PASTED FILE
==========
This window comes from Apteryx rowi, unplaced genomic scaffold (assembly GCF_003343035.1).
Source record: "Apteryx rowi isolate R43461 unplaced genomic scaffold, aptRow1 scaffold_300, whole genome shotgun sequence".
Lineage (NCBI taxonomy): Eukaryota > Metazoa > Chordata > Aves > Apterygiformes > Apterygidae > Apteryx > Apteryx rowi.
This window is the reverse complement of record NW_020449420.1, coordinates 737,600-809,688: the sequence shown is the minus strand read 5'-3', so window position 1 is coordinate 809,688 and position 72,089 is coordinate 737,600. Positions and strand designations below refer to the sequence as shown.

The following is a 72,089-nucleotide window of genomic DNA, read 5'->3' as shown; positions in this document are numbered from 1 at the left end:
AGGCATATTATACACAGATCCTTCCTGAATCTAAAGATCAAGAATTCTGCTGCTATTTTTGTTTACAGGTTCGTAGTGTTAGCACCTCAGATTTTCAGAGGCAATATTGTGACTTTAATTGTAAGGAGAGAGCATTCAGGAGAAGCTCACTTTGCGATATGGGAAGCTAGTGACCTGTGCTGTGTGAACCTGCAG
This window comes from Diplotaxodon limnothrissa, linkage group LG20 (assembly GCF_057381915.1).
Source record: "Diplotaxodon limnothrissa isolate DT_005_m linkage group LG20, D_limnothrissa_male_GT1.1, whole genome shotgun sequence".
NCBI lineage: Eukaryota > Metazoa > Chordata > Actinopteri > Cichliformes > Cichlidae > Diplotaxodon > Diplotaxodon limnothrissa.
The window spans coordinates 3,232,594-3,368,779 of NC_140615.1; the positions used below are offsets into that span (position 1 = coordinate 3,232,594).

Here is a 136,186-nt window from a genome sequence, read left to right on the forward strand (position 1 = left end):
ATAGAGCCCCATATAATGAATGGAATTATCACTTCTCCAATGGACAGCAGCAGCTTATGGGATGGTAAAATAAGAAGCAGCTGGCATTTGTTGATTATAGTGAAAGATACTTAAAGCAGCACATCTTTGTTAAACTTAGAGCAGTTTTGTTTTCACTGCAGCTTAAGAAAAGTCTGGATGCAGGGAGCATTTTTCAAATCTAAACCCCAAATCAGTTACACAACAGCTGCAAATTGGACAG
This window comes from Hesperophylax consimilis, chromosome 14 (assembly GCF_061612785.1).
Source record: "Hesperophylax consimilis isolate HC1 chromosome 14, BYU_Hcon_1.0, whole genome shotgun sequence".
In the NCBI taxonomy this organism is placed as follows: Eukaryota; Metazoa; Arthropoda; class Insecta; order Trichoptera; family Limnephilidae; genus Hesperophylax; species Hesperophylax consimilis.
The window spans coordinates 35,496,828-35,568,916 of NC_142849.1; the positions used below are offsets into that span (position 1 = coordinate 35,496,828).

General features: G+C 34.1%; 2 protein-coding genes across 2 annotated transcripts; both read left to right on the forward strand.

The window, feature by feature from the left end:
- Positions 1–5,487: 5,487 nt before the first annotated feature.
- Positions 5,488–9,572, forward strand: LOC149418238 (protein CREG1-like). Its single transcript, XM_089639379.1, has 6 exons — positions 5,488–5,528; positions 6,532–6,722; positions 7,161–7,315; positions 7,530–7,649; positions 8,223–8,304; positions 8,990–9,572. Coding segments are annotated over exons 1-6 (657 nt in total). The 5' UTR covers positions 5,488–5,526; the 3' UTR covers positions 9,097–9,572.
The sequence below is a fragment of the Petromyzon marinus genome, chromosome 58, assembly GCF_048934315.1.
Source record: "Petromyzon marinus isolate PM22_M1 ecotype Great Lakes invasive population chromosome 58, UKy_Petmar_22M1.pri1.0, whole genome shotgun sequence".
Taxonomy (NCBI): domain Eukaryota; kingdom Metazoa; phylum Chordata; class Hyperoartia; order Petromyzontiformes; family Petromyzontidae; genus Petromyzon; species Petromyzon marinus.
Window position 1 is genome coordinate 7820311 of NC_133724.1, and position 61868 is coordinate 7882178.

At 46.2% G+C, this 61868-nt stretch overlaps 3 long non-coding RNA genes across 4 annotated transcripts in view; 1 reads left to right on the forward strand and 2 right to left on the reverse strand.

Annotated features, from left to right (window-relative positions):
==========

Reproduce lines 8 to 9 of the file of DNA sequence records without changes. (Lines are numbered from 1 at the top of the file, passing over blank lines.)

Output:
Source record: "Diplotaxodon limnothrissa isolate DT_005_m linkage group LG20, D_limnothrissa_male_GT1.1, whole genome shotgun sequence".
NCBI lineage: Eukaryota > Metazoa > Chordata > Actinopteri > Cichliformes > Cichlidae > Diplotaxodon > Diplotaxodon limnothrissa.